The woman on the bus (who used her hands as much to actually speak Italian as I did trying to speak it) was delighted to learn that we were from Canada. She took out her phone so she could show us the photos from her trip to Niagara Falls. But she couldn’t get the photos to come up on her camera, and her frustration with the bus’s lack of wireless reception drew others into the conversation until five or six of us were involved in an extended discussion involving hand signals, words in English and Italian, and some Spanish that I thought was Italian.

After getting off the bus we found an ATM and then the metro station, and with only one or two wrong turns we arrived soon enough after the start time of our tour that we were able to catch up to our group.

Rome’s Colosseum

The Colosseum by Canaletto (1697-1768)

I love that the Colosseum is so old that there are paintings from four centuries ago (such as the one to the left, by one of my most recent favourite artists) in which it looks almost the same as it does now. But even more I love how being in the Colosseum makes you think in earnest about the fact that soon after 80 AD, when construction was completed, great crowds of people were drawn to attend events on that very spot in the same way (and in the same numbers) as we are to professional sports events in cities around the world today.

(I did not love learning that the structure was probably paid for “by the opulent spoils taken from the Jewish Temple after the Great Jewish Revolt in 70 CE led to the Siege of Jerusalem” (Wikipedia). The article continues, “It is often assumed that Jewish prisoners of war were brought back to Rome and contributed to the massive workforce needed for the construction of the amphitheater, but there is no ancient evidence for that; it would, nonetheless, be commensurate with Roman practice to add humiliation to the defeated population.”)

Tales about the Romans throwing the Jews (or Christians) to the lions at the Colosseum are — according to our guide –”fake news”: the games were intended as entertainment, he said, not carnage.

Gladiators were housed in barracks just outside the Colosseum. Most died young (by about 25 years of age), not from the battles themselves but from infections caused by cuts from the iron blades they used as weapons.”Deaths did occur in the arena,” our guide told us, “but they were accidental.” Those who managed to live long enough to retire (around 45) became managers (Sound familiar?).

The seating capacity of the Colosseum was 50,000 to 60,000, which is approximately the same capacity as the Blue Jays / Rogers Stadium in Toronto. The games that took place at the Colosseum were organized by members of the aristocracy, and (one big difference between then and now!) were free to the city’s citizens.

The Colosseum was built on a clay base but water drained into the area, which necessitated the construction of a complex system of underground canals. One of the reasons that there were so many stairways and exit arches – again very similar to most arenas where professional sports are played today – was to allow quick evacuation of the building in case of fire, earthquake, or other emergency.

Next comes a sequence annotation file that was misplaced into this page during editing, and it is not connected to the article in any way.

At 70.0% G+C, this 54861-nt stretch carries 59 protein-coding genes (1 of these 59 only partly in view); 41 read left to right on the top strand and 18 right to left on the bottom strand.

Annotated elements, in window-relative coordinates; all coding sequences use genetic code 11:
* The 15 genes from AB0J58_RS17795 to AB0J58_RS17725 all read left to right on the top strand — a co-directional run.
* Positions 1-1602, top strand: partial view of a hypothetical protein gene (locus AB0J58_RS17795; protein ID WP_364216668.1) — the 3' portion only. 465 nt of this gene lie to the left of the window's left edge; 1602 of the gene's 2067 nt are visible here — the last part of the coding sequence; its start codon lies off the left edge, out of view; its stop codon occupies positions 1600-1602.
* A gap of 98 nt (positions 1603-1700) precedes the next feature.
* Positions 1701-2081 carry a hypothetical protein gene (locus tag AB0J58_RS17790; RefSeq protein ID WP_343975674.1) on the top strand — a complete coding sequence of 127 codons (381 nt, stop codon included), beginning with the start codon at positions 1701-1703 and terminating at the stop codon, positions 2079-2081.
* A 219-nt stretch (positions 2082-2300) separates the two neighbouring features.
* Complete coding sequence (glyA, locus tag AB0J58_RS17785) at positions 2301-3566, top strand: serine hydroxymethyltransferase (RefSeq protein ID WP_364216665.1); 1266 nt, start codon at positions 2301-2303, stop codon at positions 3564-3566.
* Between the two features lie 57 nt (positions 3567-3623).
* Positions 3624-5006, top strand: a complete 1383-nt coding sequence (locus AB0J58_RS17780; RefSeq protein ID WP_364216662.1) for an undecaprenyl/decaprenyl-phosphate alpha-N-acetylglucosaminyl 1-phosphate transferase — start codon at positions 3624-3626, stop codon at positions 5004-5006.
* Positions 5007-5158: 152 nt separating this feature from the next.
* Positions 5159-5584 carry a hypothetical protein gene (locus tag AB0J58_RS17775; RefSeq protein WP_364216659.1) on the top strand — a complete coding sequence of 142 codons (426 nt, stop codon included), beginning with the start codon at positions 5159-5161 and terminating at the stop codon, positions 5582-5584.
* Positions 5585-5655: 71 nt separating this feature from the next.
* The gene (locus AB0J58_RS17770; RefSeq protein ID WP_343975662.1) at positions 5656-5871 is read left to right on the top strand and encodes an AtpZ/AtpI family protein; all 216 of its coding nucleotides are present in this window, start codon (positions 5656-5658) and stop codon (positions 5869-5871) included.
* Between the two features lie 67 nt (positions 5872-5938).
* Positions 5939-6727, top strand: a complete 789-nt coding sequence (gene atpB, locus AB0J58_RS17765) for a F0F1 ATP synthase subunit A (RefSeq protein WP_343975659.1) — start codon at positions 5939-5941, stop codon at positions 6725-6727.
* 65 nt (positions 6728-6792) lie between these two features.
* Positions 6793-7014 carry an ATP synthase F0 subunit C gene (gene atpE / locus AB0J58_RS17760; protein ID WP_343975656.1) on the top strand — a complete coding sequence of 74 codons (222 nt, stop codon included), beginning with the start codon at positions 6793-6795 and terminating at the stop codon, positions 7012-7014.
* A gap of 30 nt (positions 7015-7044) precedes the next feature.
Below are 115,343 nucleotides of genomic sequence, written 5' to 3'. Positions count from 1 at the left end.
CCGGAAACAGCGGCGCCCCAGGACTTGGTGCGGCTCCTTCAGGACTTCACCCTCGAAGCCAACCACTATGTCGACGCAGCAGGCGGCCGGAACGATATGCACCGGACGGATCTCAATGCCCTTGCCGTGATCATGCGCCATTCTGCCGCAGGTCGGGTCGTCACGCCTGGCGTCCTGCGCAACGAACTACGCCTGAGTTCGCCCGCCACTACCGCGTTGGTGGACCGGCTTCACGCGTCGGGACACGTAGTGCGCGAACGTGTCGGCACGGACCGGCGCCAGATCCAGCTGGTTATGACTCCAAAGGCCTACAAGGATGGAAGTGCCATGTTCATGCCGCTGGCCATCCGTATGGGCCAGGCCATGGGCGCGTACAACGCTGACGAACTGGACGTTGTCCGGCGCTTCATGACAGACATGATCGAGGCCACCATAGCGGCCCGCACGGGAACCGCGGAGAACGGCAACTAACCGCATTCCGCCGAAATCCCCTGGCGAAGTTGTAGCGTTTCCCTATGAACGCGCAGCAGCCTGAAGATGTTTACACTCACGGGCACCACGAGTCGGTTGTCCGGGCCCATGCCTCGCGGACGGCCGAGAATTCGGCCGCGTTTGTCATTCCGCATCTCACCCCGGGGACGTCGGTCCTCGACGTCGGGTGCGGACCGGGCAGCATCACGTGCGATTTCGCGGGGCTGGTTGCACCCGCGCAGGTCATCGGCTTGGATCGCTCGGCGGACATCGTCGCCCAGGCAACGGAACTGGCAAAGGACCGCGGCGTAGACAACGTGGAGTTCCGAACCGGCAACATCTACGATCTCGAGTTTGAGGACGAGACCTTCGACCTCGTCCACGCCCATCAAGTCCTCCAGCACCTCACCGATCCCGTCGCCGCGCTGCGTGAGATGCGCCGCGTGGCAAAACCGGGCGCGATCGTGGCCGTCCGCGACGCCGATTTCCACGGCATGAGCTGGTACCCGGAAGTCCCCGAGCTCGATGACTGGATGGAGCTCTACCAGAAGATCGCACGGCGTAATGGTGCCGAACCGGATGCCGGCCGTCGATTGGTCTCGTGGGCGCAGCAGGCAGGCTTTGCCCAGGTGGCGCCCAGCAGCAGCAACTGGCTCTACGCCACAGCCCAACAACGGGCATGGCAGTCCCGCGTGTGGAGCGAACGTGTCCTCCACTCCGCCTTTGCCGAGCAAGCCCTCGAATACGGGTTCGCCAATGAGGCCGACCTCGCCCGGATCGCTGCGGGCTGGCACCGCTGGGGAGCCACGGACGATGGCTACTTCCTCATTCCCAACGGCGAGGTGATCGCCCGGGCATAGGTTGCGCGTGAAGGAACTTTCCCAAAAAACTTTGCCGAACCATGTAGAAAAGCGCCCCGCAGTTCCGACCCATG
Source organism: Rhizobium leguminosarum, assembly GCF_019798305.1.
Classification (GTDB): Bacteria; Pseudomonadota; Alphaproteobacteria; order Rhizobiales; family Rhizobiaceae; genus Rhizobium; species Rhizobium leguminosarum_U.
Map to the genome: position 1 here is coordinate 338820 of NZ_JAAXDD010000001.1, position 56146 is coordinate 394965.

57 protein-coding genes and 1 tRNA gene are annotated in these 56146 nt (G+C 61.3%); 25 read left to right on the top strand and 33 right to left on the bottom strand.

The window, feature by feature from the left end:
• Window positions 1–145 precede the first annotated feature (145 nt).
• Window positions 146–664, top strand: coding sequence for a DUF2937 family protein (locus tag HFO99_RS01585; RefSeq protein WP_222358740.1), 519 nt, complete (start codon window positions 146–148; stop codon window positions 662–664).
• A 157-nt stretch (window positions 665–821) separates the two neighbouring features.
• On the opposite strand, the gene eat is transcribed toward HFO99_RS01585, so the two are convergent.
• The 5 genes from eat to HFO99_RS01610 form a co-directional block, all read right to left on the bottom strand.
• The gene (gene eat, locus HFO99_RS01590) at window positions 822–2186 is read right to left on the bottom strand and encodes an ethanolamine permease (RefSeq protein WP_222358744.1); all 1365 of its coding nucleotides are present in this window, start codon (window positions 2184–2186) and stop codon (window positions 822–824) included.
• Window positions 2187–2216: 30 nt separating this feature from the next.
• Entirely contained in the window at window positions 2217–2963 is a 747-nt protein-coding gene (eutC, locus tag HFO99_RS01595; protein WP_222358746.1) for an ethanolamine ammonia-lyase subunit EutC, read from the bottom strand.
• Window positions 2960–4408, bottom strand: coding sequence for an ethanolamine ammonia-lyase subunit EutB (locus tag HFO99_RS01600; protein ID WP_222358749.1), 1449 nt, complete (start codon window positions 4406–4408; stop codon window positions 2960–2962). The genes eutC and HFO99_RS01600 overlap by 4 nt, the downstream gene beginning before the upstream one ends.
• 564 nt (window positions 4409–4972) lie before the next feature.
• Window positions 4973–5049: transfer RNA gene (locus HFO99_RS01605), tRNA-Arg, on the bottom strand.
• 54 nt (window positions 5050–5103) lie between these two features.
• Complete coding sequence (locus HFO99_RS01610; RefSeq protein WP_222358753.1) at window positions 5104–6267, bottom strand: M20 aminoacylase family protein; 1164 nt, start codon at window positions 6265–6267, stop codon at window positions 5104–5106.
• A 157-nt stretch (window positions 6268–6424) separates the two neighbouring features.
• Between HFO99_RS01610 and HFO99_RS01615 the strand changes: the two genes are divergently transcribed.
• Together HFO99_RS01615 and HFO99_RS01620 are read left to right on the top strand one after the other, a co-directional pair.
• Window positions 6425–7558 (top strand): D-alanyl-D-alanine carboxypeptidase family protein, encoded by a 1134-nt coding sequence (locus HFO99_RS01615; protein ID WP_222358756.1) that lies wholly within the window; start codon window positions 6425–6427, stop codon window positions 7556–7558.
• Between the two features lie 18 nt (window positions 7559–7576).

There is a lot of reconstruction underway at the Colosseum at present, made necessary by the effects of pollution and the general deterioration of a free-standing structure that is nearly two thousand years old. Each component of the reconstruction is undertaken with great care under the auspices of historians and archaeologists – who would, I think, learn as much from the process as they contribute. What a cool job that would be.

After our tour, we walked a couple of blocks away from the Colosseum and found a restaurant where we had yet another delicious lunch. We already knew not to buy food near a heritage site, no matter how inviting the place might look, because of the inflated costs. We saved many many euros in Italy by walking away from tourist attractions before we stopped to eat.

After lunch we took the metro back to the centre of Rome, where we walked up the Spanish Steps and then down to the Trevi Fountain. The rainstorms were long gone and it was a perfect day for wandering about. It was our last full day in Rome so before we went to look for the medical clinic, I insisted that we take another stab at finding the Borghese Gallery: we had, after all, paid for those tickets in advance.

This time we took a cab.

Italy 14: Rome (Part 1)

Some Laundry, the Vatican, a Crack on the Head, and an Emergency Room: Our First Day in Rome

May 18, 2019

Note: I have finally figured out how to place photos in my blogs so that you can click on them to see bigger versions. Enjoy.

Compared to the wonderful accommodations in Siena, our hotel in Rome was a disappointment. Spacious but unwelcoming, it was also peculiar.

We were given a large room on the top (4th) floor with two queen-sized beds facing one another, one of which would have folded itself into a couch once upon a time but could no longer do so. All it did was take up space, so we used it as a very large luggage stand. It was impossible to direct the shower head in any way that did not splash water all over the floor, so we reluctantly deployed towel after towel just to mop up water. The back stairwell was used as a storage area for garbage and for Christmas decorations. And as icing to the cake, most of the front-desk staff were distracted, brusque or rude.

On the positive side, the large windows in our room opened onto the back of the hotel, where there was a pond stocked with turtles and goldfish that swam towards me when I approached, thinking I had food. There were a lot of cats. And there were tennis courts, but since it was raining most of the time we were there, and since I can’t play tennis, we didn’t make use of those.